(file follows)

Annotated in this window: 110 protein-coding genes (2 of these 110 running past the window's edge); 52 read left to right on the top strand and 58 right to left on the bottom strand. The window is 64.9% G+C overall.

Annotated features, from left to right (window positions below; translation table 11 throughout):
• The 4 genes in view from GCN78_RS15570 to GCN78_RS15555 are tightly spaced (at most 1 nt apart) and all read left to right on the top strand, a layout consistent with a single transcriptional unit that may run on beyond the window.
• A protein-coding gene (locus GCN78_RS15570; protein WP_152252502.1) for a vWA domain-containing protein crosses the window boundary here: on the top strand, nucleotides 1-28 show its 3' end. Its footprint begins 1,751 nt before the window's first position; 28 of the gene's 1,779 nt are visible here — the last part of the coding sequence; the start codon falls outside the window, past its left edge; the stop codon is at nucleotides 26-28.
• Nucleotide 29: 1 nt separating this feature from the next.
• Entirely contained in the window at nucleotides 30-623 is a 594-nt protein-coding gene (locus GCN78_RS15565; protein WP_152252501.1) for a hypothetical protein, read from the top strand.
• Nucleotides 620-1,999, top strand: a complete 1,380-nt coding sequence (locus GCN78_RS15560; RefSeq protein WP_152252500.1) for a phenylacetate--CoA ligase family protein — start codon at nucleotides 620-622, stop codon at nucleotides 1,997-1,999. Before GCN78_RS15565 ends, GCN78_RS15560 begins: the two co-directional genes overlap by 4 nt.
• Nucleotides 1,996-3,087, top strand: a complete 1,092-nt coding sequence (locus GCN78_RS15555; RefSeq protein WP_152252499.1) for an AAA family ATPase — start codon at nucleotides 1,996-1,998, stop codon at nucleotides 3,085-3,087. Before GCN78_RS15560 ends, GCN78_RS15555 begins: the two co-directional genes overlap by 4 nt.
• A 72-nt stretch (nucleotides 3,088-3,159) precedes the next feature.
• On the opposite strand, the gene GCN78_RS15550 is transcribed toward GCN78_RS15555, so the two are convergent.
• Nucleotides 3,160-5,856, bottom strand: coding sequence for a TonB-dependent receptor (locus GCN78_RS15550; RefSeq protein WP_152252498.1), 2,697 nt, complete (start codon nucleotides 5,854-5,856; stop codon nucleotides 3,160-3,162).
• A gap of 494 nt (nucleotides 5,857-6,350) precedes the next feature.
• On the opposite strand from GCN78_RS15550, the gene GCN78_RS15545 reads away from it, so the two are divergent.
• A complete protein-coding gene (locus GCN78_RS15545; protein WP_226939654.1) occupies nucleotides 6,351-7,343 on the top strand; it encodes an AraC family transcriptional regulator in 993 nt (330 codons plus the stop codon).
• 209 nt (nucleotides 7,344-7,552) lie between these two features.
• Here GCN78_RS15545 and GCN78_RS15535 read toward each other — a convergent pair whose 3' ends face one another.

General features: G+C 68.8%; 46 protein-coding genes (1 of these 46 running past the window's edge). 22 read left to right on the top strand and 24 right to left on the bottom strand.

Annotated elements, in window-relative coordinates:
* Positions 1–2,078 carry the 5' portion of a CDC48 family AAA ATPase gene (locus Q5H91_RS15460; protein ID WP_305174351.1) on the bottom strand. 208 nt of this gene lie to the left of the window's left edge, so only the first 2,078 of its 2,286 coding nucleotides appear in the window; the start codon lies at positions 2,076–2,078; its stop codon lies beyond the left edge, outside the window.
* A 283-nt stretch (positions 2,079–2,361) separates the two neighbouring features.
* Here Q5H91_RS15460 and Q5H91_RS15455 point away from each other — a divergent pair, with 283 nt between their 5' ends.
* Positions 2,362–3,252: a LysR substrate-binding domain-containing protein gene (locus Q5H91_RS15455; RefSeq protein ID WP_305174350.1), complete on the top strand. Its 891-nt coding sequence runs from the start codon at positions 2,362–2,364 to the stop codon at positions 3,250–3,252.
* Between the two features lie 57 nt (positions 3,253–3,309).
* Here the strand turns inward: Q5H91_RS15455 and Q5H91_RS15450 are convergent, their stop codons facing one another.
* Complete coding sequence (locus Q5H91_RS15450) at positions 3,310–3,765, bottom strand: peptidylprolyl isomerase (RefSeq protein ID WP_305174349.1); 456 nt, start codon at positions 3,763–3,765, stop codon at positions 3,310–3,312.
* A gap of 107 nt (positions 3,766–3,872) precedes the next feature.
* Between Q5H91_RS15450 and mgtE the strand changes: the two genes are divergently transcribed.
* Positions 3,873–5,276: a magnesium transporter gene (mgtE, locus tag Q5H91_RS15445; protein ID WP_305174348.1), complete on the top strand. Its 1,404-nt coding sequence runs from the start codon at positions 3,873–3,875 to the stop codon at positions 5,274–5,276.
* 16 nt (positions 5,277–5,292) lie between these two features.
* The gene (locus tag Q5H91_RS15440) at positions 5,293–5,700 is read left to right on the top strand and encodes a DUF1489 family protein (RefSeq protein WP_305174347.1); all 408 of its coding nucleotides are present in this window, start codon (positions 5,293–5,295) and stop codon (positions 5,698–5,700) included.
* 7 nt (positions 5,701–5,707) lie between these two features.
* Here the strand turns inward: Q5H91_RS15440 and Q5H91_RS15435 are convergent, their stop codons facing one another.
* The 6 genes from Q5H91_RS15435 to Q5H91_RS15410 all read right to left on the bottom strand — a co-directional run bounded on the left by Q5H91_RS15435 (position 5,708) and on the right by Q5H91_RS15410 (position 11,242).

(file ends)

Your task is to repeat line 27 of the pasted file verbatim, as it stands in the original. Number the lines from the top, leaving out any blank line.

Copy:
* Between Q5H91_RS15450 and mgtE the strand changes: the two genes are divergently transcribed.